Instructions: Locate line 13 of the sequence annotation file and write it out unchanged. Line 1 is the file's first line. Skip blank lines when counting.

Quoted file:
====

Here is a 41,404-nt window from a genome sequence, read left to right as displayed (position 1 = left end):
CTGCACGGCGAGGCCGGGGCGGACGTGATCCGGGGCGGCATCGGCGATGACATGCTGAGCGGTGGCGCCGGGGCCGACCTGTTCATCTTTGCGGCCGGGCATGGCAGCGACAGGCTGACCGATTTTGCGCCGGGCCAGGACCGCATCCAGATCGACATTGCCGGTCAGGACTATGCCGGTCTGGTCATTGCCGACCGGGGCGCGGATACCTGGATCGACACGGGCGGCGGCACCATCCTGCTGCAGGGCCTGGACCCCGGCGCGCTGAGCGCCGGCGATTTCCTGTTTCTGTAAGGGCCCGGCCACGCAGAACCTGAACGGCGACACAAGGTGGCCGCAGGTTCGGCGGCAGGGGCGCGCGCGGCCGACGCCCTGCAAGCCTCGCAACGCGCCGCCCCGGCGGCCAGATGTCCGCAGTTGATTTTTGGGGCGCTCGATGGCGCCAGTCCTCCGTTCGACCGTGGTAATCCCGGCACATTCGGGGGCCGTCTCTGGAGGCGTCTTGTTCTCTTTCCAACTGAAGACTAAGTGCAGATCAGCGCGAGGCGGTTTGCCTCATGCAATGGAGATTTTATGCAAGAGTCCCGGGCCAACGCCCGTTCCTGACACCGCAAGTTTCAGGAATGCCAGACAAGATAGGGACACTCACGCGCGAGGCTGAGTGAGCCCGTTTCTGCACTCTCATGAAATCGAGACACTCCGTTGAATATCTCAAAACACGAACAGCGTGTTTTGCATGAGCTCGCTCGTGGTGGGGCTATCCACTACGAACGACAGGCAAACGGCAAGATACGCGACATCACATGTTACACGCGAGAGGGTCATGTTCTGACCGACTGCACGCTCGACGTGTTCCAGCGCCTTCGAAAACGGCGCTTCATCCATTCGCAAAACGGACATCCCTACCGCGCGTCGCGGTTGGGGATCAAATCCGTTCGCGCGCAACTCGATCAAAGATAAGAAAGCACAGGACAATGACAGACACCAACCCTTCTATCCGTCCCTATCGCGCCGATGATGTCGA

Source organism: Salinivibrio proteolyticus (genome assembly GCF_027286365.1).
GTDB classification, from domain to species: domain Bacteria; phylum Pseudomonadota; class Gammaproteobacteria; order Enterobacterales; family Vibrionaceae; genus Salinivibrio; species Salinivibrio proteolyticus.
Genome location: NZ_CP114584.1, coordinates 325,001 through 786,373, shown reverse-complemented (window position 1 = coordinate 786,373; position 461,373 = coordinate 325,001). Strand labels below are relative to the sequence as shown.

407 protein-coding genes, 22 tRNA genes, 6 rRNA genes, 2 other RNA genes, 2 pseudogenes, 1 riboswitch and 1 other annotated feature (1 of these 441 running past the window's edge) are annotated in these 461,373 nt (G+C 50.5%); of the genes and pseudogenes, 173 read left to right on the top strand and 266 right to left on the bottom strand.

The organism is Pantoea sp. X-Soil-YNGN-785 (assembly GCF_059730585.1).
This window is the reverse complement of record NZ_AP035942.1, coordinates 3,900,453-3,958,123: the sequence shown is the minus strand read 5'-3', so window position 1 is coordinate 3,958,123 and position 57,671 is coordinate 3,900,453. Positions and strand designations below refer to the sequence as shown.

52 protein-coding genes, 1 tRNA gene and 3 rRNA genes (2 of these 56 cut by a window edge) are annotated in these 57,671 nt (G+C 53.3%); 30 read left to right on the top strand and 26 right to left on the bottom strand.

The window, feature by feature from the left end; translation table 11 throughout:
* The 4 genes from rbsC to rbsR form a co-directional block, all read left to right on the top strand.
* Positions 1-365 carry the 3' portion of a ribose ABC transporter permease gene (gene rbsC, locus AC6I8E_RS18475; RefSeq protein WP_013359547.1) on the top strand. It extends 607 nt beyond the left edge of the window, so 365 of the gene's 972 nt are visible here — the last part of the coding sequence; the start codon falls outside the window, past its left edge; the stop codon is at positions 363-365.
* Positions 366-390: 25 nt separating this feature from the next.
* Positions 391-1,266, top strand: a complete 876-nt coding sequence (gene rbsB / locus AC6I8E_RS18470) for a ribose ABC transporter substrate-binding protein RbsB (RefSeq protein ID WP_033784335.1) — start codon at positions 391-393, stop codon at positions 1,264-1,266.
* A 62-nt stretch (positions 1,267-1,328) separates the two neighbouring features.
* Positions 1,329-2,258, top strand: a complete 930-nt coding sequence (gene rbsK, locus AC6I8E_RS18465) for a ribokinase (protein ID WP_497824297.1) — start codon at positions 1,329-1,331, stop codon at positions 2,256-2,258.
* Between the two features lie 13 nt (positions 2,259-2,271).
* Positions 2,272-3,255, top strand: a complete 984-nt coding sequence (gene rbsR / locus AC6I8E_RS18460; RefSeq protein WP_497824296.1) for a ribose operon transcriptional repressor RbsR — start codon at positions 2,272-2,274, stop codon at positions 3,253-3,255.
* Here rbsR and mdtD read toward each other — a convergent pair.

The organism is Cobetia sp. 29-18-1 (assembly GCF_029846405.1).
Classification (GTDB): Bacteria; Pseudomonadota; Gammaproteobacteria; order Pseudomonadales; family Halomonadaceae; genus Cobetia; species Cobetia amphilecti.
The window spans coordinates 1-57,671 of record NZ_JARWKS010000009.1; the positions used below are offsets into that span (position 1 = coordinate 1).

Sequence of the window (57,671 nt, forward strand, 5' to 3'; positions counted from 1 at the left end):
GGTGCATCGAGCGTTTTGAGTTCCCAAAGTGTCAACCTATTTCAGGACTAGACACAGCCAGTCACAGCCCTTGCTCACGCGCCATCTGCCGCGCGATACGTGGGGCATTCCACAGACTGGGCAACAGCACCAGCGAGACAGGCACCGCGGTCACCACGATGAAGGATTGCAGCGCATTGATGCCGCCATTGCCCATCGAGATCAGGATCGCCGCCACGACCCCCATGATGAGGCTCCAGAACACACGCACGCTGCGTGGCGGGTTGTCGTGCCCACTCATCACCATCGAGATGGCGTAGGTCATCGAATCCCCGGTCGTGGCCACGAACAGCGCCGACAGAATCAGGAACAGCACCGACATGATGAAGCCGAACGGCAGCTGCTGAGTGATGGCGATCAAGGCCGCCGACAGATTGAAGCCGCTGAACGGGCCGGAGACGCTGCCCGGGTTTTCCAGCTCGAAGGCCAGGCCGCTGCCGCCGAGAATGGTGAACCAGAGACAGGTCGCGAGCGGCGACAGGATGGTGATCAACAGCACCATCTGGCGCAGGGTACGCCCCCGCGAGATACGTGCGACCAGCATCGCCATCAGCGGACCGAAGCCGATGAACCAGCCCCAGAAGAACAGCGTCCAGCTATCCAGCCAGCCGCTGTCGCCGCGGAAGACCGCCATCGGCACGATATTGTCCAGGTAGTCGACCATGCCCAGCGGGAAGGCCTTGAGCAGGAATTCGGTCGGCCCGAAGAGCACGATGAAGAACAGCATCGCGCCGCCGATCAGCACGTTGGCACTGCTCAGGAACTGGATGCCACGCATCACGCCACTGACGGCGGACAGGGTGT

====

* Positions 366-390: 25 nt separating this feature from the next.